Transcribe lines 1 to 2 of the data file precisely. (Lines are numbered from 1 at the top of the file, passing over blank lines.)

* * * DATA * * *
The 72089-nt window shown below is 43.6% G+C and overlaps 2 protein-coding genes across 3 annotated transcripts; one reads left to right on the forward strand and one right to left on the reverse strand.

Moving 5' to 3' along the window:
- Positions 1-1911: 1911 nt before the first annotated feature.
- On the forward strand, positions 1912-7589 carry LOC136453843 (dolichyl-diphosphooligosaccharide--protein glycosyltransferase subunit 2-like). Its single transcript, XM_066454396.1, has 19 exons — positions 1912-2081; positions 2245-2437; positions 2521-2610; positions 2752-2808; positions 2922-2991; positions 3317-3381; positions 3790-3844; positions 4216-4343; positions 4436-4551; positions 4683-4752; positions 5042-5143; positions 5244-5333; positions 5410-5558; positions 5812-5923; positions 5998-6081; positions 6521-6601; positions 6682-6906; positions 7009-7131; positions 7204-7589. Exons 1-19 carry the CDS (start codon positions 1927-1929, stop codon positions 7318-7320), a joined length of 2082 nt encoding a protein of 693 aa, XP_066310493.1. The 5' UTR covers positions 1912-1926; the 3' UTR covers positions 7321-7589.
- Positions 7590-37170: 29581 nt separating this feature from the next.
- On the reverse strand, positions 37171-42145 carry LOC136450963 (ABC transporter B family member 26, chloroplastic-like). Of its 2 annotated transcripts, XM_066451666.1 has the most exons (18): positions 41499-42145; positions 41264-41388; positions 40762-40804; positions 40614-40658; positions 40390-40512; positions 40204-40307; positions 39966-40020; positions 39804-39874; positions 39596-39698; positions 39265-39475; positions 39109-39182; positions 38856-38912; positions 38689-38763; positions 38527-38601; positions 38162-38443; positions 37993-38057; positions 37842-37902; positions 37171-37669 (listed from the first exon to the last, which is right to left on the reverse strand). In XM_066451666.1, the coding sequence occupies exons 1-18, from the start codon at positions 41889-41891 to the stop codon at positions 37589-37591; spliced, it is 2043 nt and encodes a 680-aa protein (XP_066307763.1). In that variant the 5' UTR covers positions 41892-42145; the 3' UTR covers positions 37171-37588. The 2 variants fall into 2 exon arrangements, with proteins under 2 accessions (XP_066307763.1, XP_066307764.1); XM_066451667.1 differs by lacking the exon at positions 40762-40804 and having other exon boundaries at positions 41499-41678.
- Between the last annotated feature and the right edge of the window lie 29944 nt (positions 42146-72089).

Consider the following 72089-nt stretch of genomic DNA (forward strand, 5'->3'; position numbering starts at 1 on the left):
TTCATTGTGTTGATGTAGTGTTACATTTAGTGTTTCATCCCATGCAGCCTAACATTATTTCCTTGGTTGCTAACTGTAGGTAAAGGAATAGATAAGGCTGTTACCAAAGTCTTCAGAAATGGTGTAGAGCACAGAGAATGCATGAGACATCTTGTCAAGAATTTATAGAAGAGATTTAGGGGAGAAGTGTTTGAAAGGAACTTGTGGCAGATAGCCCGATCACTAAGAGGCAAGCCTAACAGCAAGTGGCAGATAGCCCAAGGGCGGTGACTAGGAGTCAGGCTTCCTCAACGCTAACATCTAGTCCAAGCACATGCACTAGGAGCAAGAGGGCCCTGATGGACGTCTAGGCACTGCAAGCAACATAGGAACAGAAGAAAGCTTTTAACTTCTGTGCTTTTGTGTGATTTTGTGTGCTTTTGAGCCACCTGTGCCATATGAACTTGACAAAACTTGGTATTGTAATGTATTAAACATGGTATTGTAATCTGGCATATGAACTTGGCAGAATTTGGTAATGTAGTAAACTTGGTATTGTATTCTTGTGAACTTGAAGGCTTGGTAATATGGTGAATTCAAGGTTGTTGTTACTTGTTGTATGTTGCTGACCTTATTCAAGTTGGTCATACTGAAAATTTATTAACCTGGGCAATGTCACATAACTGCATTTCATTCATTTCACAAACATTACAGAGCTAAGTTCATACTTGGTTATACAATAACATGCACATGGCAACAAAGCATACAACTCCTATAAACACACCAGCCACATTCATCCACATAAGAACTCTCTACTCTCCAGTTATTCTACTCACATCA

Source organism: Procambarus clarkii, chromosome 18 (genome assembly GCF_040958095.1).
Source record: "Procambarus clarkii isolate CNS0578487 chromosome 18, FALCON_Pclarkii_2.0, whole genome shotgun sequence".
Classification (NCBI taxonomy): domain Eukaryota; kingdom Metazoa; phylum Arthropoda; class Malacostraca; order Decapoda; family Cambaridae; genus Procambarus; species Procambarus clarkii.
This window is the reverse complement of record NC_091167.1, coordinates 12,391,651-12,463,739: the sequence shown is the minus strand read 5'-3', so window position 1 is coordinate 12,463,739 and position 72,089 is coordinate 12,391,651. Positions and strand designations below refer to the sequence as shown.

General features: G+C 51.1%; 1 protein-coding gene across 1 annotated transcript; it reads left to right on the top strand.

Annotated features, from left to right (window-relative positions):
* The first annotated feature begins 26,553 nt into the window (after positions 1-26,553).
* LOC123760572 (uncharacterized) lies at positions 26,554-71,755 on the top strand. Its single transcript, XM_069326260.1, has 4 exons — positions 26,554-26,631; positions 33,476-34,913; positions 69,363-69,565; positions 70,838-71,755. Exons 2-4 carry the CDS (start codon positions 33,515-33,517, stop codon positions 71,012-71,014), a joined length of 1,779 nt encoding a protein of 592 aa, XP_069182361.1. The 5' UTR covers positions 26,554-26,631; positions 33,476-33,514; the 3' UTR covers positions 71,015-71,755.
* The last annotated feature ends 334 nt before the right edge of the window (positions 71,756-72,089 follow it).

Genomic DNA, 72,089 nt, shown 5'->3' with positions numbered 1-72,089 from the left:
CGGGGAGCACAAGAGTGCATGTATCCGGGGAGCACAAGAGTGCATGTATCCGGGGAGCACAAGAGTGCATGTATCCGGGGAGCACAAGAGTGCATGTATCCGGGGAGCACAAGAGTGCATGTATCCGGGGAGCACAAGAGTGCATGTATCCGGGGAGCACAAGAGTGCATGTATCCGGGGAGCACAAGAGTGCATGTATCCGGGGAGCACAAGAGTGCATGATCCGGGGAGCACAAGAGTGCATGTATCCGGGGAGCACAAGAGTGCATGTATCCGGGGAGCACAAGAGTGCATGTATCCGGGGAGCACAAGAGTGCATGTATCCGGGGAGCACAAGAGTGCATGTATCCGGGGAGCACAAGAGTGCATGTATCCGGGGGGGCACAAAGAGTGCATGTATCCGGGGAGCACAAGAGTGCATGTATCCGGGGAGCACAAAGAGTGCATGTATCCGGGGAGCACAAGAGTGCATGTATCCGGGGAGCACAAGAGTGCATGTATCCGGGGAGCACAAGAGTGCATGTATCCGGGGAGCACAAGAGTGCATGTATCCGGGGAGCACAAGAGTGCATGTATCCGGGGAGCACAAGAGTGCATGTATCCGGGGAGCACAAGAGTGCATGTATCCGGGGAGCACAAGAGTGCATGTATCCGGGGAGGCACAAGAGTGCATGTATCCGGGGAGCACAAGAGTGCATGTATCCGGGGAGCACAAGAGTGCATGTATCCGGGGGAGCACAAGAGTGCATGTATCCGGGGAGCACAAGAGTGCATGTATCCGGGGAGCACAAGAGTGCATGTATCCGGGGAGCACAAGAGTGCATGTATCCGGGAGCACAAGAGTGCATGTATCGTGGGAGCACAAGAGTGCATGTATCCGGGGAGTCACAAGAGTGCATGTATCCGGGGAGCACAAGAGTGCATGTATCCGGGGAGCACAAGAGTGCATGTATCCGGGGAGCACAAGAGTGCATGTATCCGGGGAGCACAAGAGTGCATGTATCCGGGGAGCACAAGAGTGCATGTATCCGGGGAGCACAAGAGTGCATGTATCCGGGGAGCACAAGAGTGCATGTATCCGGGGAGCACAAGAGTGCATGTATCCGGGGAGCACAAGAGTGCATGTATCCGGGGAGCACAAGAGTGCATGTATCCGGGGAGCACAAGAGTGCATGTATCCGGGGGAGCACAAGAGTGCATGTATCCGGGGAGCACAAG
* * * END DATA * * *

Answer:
The 72089-nt window shown below is 43.6% G+C and overlaps 2 protein-coding genes across 3 annotated transcripts; one reads left to right on the forward strand and one right to left on the reverse strand.

Moving 5' to 3' along the window: